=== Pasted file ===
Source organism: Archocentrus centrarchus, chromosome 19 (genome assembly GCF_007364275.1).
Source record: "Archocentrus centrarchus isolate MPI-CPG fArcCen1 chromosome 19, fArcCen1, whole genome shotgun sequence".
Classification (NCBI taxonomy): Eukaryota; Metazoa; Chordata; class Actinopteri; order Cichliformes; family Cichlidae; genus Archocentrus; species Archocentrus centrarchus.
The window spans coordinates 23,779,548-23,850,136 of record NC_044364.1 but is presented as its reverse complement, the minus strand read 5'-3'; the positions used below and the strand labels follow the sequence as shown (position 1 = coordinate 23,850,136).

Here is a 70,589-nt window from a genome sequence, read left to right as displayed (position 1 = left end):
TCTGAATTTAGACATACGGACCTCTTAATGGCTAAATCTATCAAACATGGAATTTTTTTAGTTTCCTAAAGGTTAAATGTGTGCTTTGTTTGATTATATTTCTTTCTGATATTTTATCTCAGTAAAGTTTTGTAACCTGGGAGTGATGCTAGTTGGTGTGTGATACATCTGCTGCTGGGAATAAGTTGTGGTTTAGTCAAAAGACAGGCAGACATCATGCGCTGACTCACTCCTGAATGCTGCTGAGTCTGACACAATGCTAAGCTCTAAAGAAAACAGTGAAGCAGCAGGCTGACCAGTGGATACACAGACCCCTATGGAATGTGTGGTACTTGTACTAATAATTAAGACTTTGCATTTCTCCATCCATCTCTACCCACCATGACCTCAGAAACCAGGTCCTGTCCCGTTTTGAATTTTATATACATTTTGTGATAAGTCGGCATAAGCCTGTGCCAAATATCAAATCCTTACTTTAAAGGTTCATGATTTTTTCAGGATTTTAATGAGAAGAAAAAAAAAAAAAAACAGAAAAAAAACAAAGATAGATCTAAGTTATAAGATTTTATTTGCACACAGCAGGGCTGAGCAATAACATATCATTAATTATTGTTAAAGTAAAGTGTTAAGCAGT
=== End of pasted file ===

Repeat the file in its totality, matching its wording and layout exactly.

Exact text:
Source organism: Archocentrus centrarchus, chromosome 19 (genome assembly GCF_007364275.1).
Source record: "Archocentrus centrarchus isolate MPI-CPG fArcCen1 chromosome 19, fArcCen1, whole genome shotgun sequence".
Classification (NCBI taxonomy): Eukaryota; Metazoa; Chordata; class Actinopteri; order Cichliformes; family Cichlidae; genus Archocentrus; species Archocentrus centrarchus.
The window spans coordinates 23,779,548-23,850,136 of record NC_044364.1 but is presented as its reverse complement, the minus strand read 5'-3'; the positions used below and the strand labels follow the sequence as shown (position 1 = coordinate 23,850,136).

Here is a 70,589-nt window from a genome sequence, read left to right as displayed (position 1 = left end):
TCTGAATTTAGACATACGGACCTCTTAATGGCTAAATCTATCAAACATGGAATTTTTTTAGTTTCCTAAAGGTTAAATGTGTGCTTTGTTTGATTATATTTCTTTCTGATATTTTATCTCAGTAAAGTTTTGTAACCTGGGAGTGATGCTAGTTGGTGTGTGATACATCTGCTGCTGGGAATAAGTTGTGGTTTAGTCAAAAGACAGGCAGACATCATGCGCTGACTCACTCCTGAATGCTGCTGAGTCTGACACAATGCTAAGCTCTAAAGAAAACAGTGAAGCAGCAGGCTGACCAGTGGATACACAGACCCCTATGGAATGTGTGGTACTTGTACTAATAATTAAGACTTTGCATTTCTCCATCCATCTCTACCCACCATGACCTCAGAAACCAGGTCCTGTCCCGTTTTGAATTTTATATACATTTTGTGATAAGTCGGCATAAGCCTGTGCCAAATATCAAATCCTTACTTTAAAGGTTCATGATTTTTTCAGGATTTTAATGAGAAGAAAAAAAAAAAAAAACAGAAAAAAAACAAAGATAGATCTAAGTTATAAGATTTTATTTGCACACAGCAGGGCTGAGCAATAACATATCATTAATTATTGTTAAAGTAAAGTGTTAAGCAGT